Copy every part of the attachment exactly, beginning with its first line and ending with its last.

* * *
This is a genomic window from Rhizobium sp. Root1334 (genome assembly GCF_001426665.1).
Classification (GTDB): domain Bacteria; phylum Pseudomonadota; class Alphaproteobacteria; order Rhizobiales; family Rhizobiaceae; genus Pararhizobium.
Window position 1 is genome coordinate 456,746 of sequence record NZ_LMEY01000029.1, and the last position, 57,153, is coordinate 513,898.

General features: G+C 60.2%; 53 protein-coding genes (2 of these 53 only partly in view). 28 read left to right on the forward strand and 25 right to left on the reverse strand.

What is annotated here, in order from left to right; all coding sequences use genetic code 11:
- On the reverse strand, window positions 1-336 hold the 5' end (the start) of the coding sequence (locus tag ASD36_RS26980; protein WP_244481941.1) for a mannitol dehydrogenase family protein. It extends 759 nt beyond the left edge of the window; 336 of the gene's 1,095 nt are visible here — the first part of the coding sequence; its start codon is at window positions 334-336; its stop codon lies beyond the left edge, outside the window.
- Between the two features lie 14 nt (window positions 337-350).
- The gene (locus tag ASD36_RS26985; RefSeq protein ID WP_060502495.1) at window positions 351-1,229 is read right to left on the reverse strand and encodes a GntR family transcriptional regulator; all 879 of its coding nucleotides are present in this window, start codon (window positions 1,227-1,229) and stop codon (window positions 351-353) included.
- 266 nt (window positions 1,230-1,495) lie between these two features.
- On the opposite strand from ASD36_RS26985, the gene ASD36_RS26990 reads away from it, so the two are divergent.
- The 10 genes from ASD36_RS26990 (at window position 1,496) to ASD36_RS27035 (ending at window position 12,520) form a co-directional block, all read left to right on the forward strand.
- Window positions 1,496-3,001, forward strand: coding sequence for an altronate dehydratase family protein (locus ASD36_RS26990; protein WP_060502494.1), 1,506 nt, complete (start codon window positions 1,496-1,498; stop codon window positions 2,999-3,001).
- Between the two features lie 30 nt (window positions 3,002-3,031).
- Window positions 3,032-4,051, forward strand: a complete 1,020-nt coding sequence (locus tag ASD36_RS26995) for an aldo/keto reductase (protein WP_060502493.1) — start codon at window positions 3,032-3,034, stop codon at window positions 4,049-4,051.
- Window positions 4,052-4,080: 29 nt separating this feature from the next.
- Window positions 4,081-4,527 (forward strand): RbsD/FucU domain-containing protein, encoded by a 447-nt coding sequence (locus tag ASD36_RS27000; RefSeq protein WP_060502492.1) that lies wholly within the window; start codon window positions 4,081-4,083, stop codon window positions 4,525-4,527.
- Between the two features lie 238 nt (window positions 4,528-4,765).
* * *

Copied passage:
This is a genomic window from Rhizobium sp. Root1334 (genome assembly GCF_001426665.1).
Classification (GTDB): domain Bacteria; phylum Pseudomonadota; class Alphaproteobacteria; order Rhizobiales; family Rhizobiaceae; genus Pararhizobium.
Window position 1 is genome coordinate 456,746 of sequence record NZ_LMEY01000029.1, and the last position, 57,153, is coordinate 513,898.

General features: G+C 60.2%; 53 protein-coding genes (2 of these 53 only partly in view). 28 read left to right on the forward strand and 25 right to left on the reverse strand.

What is annotated here, in order from left to right; all coding sequences use genetic code 11:
- On the reverse strand, window positions 1-336 hold the 5' end (the start) of the coding sequence (locus tag ASD36_RS26980; protein WP_244481941.1) for a mannitol dehydrogenase family protein. It extends 759 nt beyond the left edge of the window; 336 of the gene's 1,095 nt are visible here — the first part of the coding sequence; its start codon is at window positions 334-336; its stop codon lies beyond the left edge, outside the window.
- Between the two features lie 14 nt (window positions 337-350).
- The gene (locus tag ASD36_RS26985; RefSeq protein ID WP_060502495.1) at window positions 351-1,229 is read right to left on the reverse strand and encodes a GntR family transcriptional regulator; all 879 of its coding nucleotides are present in this window, start codon (window positions 1,227-1,229) and stop codon (window positions 351-353) included.
- 266 nt (window positions 1,230-1,495) lie between these two features.
- On the opposite strand from ASD36_RS26985, the gene ASD36_RS26990 reads away from it, so the two are divergent.
- The 10 genes from ASD36_RS26990 (at window position 1,496) to ASD36_RS27035 (ending at window position 12,520) form a co-directional block, all read left to right on the forward strand.
- Window positions 1,496-3,001, forward strand: coding sequence for an altronate dehydratase family protein (locus ASD36_RS26990; protein WP_060502494.1), 1,506 nt, complete (start codon window positions 1,496-1,498; stop codon window positions 2,999-3,001).
- Between the two features lie 30 nt (window positions 3,002-3,031).
- Window positions 3,032-4,051, forward strand: a complete 1,020-nt coding sequence (locus tag ASD36_RS26995) for an aldo/keto reductase (protein WP_060502493.1) — start codon at window positions 3,032-3,034, stop codon at window positions 4,049-4,051.
- Window positions 4,052-4,080: 29 nt separating this feature from the next.
- Window positions 4,081-4,527 (forward strand): RbsD/FucU domain-containing protein, encoded by a 447-nt coding sequence (locus tag ASD36_RS27000; RefSeq protein WP_060502492.1) that lies wholly within the window; start codon window positions 4,081-4,083, stop codon window positions 4,525-4,527.
- Between the two features lie 238 nt (window positions 4,528-4,765).